9. 9. Repair and Regeneration of Lost Periodontal Tissues Figs 224a to 224e Case 7. (From Gottlow et al, 1994. Reprinted with permission.) Fig 224a A 5-mm buccal gingival re- Fig 224b A bioresorbable matrix bar- Fig 224c Some of the matrix barrier is cession defect is present on the maxil- rier is attached, covering the defect and exposed following suturing of the flap. lary left canine. a 2-mm-wide surrounding zone. Fig 224d The gingival status 2 months after treatment is shown. Fig 224e The gingival margin is healthy and located 3.5 mm coronal to d e the presurgical level after 6 months. Case 7. A young man had a 5-mm gingival reces- Case 8. After initial nonsurgical treatment and sion on the buccal aspect of the maxillary left ca- improved plaque control, a 7-mm mesial prob- nine (Fig 224a). The probing depth was 1 mm. A ing depth remained on the mesial surface of a full-thickness flap and a split-thickness flap were mandibular left first molar (Fig 225a). The base- raised without involving the papillae. The full- line radiograph revealed a narrow, deep intra- thickness flap was extended approximately 3 to 4 bony defect mesial to the molar (Fig 225b). mm apical and lateral to the bone crest so that the The interdental space was accessed with a peripheral part of the barrier was on the bone. A modified papilla preservation technique for GTR bioresorbable straight barrier configuration was therapy (Fig 225c). After removal of granulation placed over the defect and a 2-mm-wide zone of tissue and final cleaning of the root surface, a nar- the surrounding bone (Fig 224b). The coronal por- row, 6-mm-deep three-wall intrabony defect was tion of the matrix barrier extended slightly coro- exposed (Fig 225d). The membrane of choice nal to the buccal cementoenamel junction, result- was a bioresorbable barrier, well supported by ing in some barrier exposure following coronal bony walls (Fig 225e). Primary closure was ob- repositioning and suturing of the flap (Fig 224c). tained with a double-layer suturing technique, in- One month after surgery, barrier exposure per- cluding an offset internal mattress suture and a sisted, but without further gingival recession, and modified internal mattress suture (Fig 225f). At 5 the soft tissues were not inflamed. Two months years, the defect was completely resolved (Fig after surgery, the exposed part of the barrier mem- 225g); the site exhibited healthy gingival condi- brane had disappeared (Fig 224d). At 3 months tions and only a 2-mm probing depth (Fig 225h). and 6 months postsurgery, the gingival margin was 3.5 mm coronal to the presurgical level, and the buccal probing depth was 1.0 mm (Fig 224e). 194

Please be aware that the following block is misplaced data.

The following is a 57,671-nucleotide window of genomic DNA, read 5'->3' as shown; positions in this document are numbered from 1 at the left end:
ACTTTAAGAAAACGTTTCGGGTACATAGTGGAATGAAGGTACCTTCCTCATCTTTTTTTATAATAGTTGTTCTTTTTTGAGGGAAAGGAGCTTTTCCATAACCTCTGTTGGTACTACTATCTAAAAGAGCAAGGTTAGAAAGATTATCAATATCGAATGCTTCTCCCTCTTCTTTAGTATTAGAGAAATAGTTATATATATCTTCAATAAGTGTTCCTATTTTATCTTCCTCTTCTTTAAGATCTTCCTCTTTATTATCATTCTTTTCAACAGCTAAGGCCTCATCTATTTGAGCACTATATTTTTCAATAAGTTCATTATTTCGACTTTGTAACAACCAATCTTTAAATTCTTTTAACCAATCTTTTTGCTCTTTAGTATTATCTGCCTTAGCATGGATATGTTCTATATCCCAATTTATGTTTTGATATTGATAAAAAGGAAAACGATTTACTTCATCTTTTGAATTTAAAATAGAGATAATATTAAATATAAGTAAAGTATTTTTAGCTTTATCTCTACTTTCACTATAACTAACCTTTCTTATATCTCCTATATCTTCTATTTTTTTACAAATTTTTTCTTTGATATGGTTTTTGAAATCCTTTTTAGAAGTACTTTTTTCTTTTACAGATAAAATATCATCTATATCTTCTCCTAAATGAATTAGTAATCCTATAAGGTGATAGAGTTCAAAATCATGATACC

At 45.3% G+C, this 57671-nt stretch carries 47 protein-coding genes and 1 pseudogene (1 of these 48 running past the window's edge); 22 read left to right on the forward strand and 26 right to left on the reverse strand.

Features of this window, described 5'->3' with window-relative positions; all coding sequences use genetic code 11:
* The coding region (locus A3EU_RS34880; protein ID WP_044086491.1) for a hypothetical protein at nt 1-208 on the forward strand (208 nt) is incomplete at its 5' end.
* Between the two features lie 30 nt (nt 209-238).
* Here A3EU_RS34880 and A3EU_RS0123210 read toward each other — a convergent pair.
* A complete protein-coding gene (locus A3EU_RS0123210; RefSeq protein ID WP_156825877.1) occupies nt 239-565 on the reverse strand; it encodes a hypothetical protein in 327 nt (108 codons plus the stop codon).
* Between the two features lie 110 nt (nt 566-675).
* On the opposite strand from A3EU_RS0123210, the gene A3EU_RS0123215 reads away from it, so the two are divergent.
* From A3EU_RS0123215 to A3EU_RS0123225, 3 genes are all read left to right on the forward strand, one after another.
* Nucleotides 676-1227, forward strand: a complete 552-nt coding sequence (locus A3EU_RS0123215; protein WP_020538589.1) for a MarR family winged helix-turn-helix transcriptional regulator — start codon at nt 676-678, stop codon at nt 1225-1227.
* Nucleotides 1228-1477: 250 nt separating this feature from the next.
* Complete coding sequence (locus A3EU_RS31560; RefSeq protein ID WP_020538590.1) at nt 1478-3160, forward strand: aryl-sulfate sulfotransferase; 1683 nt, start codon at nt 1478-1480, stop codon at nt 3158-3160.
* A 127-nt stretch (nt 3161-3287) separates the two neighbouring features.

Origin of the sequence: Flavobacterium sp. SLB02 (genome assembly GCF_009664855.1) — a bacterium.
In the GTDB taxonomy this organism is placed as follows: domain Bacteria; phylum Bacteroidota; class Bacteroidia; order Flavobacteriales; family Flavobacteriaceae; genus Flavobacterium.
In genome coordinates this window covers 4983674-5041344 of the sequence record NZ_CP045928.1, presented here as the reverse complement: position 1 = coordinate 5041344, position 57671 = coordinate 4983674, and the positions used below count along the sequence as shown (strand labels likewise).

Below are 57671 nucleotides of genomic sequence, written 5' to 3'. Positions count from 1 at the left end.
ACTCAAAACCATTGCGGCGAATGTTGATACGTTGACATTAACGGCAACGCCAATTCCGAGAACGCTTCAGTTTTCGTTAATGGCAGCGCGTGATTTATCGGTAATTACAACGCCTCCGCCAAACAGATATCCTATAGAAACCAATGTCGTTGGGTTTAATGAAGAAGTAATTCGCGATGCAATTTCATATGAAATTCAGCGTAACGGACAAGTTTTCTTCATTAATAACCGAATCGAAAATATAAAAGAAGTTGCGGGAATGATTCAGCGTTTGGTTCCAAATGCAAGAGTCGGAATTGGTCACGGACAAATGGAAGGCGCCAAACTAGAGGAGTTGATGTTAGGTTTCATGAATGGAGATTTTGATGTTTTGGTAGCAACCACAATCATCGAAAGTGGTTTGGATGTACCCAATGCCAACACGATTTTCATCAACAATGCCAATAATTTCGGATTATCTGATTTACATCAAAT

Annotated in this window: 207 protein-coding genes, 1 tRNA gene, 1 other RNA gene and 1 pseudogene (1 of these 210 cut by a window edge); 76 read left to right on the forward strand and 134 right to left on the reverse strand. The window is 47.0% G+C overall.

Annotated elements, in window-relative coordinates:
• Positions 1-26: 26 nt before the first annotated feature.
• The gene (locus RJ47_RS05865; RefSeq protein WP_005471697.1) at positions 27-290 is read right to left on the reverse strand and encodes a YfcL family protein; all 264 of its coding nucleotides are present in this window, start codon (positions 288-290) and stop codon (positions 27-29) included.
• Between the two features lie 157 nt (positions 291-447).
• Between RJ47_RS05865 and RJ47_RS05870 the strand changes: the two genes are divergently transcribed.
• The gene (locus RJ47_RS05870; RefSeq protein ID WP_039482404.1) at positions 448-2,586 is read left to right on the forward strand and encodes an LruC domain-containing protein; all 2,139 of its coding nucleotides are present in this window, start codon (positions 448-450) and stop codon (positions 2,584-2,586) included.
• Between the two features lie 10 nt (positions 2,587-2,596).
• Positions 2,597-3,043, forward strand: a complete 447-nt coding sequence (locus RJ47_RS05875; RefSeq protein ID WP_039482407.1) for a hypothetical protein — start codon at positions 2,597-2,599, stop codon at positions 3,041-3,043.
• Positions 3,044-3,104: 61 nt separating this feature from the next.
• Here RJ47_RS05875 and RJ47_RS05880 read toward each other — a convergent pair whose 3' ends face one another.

10. 10. Methods and Materials for Repair and Regeneration of Lost Periodontal Tissues Figs 225a to 225h Case 8. (Courtesy of Dr P. Cortellini.) Fig 225a An intrabony osseous de- Fig 225b A narrow intrabony defect Fig 225c The papilla is elevated ac- fect is present mesial to the mandibular is visible on the pretreatment radio- cording to the modified papilla preser- left first molar. graph. vation flap technique. Fig 225d The narrow intrabony three- Fig 225e A bioresorbable barrier Fig 225f The flaps are resutured with wall osseous defect is exposed after re- (Resolut) is placed and attached over resorbable mattress sutures. moval of granulation tissue and de- the defect. bridement. Fig 225g A radiograph taken 5 years after the GTR treatment reveals that the defect is completely resolved. Fig 225h After 5 years, a 2-mm prob- g h ing depth is measured mesially. 195